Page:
Yuma, Arizona - The National Science Foundation recently awarded a $599,929 grant to the Science Foundation Arizona Center for STEM at Arizona State University (SFAz STEM) to support an Advanced Technological Education Project, entitled: Impact of System-Wide Contextualization of Math in SFAz+8 Rural Arizona Colleges on Producing More Qualified Technicians (SFAz+8 CXM).
Through this project, Arizona Western College Dean of Career and Technical Education (CTE) Reetika Dhawan and Professor of Welding Noberto Alvarado will be working alongside SFAz STEM as well as Math and CTE faculty from seven other rural Arizona community colleges to alleviate challenges students face in technical math that prevent them from completing their technical credentials. Rural colleges participating in the SFAz+8 CXM collaborative include Arizona Western College, Central Arizona College, Cochise College, Coconino Community College, Eastern Arizona College, Mohave Community College, Northland Pioneer College, and Yavapai College.
Administrators and faculty from each participating institution seek to move the needle on CTE completions across multiple technical disciplines, a feat that’s difficult for resource-limited institutions to accomplish individually.
“We are very pleased to have this opportunity to continue to facilitate this collaboration of rural STEM faculty and administrators with a focus on helping technical students successfully complete their programs with math included,” said Caroline VanIngen-Dunn, Director of SFAz STEM, and Principal Investigator for the grant.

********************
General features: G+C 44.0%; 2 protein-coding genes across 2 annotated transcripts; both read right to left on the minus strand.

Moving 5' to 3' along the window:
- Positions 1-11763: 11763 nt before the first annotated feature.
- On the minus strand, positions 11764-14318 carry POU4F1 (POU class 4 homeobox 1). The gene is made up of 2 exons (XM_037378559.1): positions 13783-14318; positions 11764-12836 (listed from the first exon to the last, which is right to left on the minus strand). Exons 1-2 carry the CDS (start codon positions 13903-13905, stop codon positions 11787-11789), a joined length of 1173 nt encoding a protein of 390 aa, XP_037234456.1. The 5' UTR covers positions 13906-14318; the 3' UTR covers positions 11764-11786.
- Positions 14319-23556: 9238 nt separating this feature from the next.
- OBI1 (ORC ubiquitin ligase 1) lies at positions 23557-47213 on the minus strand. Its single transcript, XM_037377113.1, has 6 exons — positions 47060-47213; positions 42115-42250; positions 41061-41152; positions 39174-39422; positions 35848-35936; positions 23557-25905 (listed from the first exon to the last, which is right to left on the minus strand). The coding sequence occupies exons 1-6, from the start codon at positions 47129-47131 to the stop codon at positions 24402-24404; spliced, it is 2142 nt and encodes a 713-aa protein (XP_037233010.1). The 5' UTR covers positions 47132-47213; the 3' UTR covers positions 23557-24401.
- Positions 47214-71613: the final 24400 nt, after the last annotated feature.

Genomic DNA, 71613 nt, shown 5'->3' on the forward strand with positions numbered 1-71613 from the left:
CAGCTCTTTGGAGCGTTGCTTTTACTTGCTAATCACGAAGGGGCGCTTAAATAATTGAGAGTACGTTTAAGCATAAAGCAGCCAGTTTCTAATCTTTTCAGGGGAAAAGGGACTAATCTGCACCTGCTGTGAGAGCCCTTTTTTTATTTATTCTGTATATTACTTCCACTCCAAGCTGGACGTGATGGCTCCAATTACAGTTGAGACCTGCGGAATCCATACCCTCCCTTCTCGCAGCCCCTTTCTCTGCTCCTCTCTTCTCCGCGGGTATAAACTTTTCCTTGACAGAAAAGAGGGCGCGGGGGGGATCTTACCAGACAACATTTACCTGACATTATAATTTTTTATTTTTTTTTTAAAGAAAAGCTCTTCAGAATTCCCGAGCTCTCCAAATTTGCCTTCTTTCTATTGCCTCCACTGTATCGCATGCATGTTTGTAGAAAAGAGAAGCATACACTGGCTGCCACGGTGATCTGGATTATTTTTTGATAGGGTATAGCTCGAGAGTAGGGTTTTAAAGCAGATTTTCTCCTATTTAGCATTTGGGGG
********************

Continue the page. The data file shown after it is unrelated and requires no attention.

Each college will work collaboratively to improve student success and completion in CTE programs by either embedding math knowledge and credits into their courses or contextualizing their technical math courses with modules from their most prominent technical courses. For example, Arizona Western College will explore the processes and content used in Cochise College’s contextualized Electronics Technology course (they bring in a math instructor to teach math fundamentals that coincide with the instruction of the corresponding electronics principles) and adapt it to their Electrical Solar Program.
Welding has been identified as a single common program area for all the colleges. Arizona Western College will strengthen their Math Applications for Welders course in collaboration with their math department and by exploring Central Arizona College’s Technical Math course.
As contextualized curriculum modules are developed, adapted, or implemented at each institution, they will be shared in the STEM Network, a resource and repository that can be used by other colleges. The collaborative, and each team formed around a contextualization method, will also meet monthly or as needed to share resources, data, best practices and discuss experiences with each approach.
A research study will be conducted in year three of this program to test whether the contextualized curriculum modules are helping to bridge the gap between technical concepts and the fundamental mathematical skills needed for technical jobs in Arizona. The study will examine the effects of the courses as measured by retention (course completion) and knowledge (end term course grades).
The eight rural community colleges that are part of this consortium serve diverse, underrepresented groups, and the industries they support are as varied as aerospace, defense, mining, manufacturing, automotive, construction, and agriculture. While the colleges may differ in geography and in the populations they serve, they share a common problem of math education as a barrier to completion of CTE credentials. The aim of this project is to change how students overcome these challenges and earn certificates and degrees, providing more rural, Hispanic, and Native American workers with the opportunity to join the technical workforce equipped with the credentials they need for promotion and continued employment in their community, region, and state. Industry across Arizona will benefit from increased math skills in their technician workforce and will also have a larger, regional pool of students from which to draw.